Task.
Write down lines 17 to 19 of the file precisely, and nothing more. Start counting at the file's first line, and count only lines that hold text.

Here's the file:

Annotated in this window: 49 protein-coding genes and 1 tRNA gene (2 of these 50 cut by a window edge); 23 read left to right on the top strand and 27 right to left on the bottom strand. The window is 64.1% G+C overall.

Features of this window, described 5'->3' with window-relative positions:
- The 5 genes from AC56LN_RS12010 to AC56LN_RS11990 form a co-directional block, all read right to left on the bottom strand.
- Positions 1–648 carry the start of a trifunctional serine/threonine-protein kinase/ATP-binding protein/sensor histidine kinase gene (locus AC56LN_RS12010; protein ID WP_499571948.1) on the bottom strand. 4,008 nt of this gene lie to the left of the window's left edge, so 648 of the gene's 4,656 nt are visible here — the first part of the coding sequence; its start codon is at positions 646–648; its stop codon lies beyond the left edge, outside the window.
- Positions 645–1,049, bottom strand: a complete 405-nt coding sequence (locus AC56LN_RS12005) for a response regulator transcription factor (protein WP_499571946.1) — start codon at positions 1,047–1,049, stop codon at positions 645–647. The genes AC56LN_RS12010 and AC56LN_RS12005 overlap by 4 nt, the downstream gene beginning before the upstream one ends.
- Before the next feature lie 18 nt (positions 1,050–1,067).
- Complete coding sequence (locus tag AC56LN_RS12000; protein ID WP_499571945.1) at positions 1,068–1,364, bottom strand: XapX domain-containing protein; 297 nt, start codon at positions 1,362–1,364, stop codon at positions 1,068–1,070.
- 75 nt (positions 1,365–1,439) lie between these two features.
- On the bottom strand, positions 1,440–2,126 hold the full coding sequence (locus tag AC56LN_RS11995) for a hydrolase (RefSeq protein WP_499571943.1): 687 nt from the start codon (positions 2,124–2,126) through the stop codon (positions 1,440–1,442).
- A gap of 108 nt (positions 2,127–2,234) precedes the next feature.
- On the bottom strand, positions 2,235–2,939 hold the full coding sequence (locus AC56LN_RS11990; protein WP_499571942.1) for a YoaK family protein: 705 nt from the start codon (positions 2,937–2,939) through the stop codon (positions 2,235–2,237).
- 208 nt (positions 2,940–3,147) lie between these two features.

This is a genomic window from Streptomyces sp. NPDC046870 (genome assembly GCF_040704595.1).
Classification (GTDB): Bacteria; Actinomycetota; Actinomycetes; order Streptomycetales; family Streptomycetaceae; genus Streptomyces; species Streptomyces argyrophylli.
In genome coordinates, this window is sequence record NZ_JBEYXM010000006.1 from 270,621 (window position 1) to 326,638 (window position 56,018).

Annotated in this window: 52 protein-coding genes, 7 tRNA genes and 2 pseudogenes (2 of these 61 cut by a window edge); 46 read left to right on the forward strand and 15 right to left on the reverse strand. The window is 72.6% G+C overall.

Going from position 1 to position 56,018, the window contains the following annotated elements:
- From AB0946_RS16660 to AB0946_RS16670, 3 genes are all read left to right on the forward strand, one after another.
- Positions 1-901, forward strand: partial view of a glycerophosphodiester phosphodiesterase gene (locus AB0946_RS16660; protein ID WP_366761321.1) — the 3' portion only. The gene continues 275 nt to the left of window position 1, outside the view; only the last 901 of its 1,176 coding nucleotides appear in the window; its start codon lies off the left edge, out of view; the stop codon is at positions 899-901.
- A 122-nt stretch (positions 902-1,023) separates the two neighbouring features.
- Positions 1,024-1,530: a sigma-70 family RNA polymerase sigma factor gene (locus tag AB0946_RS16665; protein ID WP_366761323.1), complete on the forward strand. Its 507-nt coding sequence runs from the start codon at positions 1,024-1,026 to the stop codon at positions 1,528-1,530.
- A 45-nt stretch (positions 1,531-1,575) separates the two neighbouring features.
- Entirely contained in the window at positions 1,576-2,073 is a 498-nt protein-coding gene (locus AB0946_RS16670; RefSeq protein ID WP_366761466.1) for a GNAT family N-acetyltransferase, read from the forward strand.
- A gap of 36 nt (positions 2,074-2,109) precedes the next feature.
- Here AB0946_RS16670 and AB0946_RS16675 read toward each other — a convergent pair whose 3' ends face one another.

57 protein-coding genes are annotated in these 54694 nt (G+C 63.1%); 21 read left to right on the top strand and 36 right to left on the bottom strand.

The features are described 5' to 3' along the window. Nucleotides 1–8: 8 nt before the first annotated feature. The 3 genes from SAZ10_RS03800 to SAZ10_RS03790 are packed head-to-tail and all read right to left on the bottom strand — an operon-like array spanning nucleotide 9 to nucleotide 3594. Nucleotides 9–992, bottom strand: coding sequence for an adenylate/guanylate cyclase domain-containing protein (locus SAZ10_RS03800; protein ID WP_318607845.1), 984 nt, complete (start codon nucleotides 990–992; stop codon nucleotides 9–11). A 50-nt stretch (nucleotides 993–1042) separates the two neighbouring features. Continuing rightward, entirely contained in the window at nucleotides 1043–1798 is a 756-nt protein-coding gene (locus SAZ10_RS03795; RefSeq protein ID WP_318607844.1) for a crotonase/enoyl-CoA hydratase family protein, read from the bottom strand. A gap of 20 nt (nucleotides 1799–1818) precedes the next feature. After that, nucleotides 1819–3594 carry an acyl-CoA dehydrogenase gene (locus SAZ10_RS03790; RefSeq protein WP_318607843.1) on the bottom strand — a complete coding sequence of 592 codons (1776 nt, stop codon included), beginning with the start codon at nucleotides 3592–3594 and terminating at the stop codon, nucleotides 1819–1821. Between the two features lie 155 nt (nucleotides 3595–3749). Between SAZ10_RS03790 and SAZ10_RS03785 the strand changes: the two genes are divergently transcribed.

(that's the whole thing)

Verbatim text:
Going from position 1 to position 56,018, the window contains the following annotated elements:
- From AB0946_RS16660 to AB0946_RS16670, 3 genes are all read left to right on the forward strand, one after another.
- Positions 1-901, forward strand: partial view of a glycerophosphodiester phosphodiesterase gene (locus AB0946_RS16660; protein ID WP_366761321.1) — the 3' portion only. The gene continues 275 nt to the left of window position 1, outside the view; only the last 901 of its 1,176 coding nucleotides appear in the window; its start codon lies off the left edge, out of view; the stop codon is at positions 899-901.